public-sector-automationUp to 861,000 public sector jobs in the UK – around 16 percent of the overall workforce – could be automated by 2030 according to research by Deloitte. The research builds on Deloitte’s work with Oxford University on job automation and is included in the firm’s The State of the State report for 2016-17 – its annual analysis of the state of public finances and the challenges facing public services. Deloitte’s previous work has shown that all sectors of the UK economy will be affected by automation in the next two decades, with 74 percent of jobs in transportation and storage, 59 percent of jobs in wholesale and retail and 56 percent of jobs in manufacturing having a high chance of being automated. The public sector includes higher numbers of roles in areas such as education and caring, as well as jobs requiring public interaction, all of which are at lower risk of automation. However, Deloitte calculates that automation could still lead to a reduction of up to £17 billion in public sector wage costs by 2030.

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UK Government kicks off tender process for vast public sector property framework

UK Government kicks off tender process for vast public sector property framework 0

3040748_projectposeidonbygensleraerialviewofhopThe UK Government will this week start the latest tendering process for the Estates Professional Services framework. Originally set up in 2008, the framework covers all central and local government property as the administration sets to rationalise and modernise the country’s entire public sector property estate and help to reduce the £8 billion annual spend. The terms of the framework were updated in an August 2016 briefing, laying out a series of case studies highlighting best practice as well as offering guidance t those firms who wish to bid for work across a range of product and service delivery models. The last set of contracts for services are due to expire in March 2017 and the Government remains committed to the inclusion of smaller providers. The framework covers a range of property-related services, including the reduction and divestment of parts of the estate, the renegotiation of leases, a reduction in running costs, support for the government’s sustainability agenda and the facilitation of flexible working and property sharing initiatives.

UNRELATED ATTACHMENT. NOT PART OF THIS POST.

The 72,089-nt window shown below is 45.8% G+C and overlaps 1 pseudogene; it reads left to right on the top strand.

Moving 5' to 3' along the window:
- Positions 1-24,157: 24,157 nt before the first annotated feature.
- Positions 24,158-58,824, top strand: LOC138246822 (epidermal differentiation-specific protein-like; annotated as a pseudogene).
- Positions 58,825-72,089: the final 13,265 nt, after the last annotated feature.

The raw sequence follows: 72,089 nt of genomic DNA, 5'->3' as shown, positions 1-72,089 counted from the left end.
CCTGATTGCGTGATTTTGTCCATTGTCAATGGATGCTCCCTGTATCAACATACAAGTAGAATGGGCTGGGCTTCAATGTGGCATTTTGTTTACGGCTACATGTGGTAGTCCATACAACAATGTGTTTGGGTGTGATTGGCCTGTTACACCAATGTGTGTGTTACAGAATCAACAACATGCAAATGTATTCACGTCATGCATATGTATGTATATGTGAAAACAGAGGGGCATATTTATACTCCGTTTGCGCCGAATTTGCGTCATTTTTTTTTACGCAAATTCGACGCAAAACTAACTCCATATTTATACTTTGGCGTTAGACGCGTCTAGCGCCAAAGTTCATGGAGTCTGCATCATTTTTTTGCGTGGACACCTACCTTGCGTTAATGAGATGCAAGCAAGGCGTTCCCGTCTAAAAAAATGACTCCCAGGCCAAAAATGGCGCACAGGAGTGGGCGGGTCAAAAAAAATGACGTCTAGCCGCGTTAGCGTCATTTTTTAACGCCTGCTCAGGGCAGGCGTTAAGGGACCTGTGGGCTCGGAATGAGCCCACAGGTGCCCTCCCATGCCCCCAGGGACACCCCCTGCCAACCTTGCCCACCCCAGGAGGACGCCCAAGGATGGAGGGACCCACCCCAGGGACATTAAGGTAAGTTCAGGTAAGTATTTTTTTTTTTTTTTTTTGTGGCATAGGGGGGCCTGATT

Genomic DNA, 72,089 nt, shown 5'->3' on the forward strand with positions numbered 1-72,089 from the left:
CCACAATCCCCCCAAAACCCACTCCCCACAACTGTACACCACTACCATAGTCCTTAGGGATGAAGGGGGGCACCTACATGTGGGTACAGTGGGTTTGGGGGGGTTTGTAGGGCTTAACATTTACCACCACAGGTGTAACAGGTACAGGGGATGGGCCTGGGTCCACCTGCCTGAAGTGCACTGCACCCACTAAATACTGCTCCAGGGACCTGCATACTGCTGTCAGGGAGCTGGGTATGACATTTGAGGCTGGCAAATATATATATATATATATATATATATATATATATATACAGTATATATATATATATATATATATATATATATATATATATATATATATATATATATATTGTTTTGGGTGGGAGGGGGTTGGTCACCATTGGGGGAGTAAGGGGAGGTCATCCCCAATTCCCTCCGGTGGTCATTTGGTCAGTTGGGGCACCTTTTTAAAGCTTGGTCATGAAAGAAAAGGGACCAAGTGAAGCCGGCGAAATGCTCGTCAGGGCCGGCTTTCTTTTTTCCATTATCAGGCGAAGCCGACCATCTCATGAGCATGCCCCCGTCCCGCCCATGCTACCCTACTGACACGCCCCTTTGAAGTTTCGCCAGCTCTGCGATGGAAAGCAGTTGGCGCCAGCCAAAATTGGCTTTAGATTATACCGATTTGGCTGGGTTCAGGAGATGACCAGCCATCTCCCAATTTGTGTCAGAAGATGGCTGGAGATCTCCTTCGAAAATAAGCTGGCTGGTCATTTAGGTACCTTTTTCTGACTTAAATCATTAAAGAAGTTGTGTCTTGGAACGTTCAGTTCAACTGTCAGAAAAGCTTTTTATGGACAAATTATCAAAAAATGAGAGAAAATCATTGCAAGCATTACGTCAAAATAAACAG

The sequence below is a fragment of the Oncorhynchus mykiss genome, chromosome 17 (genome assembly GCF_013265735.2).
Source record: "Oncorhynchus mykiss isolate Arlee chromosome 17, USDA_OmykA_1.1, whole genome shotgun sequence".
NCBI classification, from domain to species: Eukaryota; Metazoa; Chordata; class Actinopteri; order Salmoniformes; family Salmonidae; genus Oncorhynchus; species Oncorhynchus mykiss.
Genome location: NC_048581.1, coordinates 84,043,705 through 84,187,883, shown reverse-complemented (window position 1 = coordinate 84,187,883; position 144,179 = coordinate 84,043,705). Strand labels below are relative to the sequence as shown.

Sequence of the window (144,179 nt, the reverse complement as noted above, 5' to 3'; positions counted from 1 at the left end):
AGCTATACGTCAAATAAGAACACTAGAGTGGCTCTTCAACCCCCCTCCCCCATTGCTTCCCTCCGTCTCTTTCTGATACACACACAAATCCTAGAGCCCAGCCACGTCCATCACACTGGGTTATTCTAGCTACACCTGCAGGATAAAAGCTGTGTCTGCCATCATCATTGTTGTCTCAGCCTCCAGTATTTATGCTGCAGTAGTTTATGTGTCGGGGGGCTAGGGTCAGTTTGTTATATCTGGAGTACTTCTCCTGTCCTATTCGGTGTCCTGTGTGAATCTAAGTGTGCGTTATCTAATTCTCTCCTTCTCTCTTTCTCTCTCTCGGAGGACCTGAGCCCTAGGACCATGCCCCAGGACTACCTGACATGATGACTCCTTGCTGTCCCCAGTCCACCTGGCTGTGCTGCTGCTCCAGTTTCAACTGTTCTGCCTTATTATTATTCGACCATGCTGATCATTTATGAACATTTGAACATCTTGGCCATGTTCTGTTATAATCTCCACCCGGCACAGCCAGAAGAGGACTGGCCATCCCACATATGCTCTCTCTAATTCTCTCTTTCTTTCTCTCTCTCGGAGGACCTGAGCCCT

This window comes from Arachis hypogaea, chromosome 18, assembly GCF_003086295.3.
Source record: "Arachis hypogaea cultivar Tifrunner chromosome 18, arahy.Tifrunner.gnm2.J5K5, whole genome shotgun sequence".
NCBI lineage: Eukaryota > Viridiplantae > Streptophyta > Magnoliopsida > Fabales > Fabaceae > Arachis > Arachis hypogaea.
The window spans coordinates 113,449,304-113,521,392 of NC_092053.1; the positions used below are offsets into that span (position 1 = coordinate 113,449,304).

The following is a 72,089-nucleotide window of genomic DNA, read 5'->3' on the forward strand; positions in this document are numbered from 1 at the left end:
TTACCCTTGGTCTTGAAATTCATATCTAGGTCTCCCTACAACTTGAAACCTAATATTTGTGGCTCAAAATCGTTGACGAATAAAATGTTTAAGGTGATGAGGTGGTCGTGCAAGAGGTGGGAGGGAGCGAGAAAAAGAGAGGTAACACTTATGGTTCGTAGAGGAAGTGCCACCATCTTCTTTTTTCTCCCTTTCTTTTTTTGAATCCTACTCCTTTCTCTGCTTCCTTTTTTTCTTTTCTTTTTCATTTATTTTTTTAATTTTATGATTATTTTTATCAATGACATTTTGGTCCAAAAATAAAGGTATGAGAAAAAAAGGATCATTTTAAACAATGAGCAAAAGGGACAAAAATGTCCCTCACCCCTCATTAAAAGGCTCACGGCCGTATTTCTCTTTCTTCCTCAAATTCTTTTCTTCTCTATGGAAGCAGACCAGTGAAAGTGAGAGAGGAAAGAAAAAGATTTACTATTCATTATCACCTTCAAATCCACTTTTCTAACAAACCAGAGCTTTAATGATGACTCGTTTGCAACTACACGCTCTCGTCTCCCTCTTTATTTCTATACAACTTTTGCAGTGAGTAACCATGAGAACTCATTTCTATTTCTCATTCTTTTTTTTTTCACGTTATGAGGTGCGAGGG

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Brexit; a round-up of latest thoughts from the property and workplace sectors

Brexit; a round-up of latest thoughts from the property and workplace sectors 0

22 Bishopsgate threatened by BrexitWhatever your opinions on Brexit, there’s no doubt that it has created a range of frequently turbulent knock on effects in the workplace, commercial property, design and architecture sectors. We’ve shared some of the latest views on the next page to go with the initial reactions delivered by a still shell-shocked world that we published last Friday. One thing seems pretty clear is that for most firms, including those in the commercial property sector, there is no rush to judgement and most are prepared to continue business as usual while so much remains undecided. For the same reasons, the FT is reporting that some developers are putting projects on ice until they have more certainty and a report from researchers Green Street suggests that the eventual decision to leave the EU will result in a substantial fall in real estate values. Meanwhile, CIBSE is the latest organisation to calm fears about the impact of the UK leaving the EU.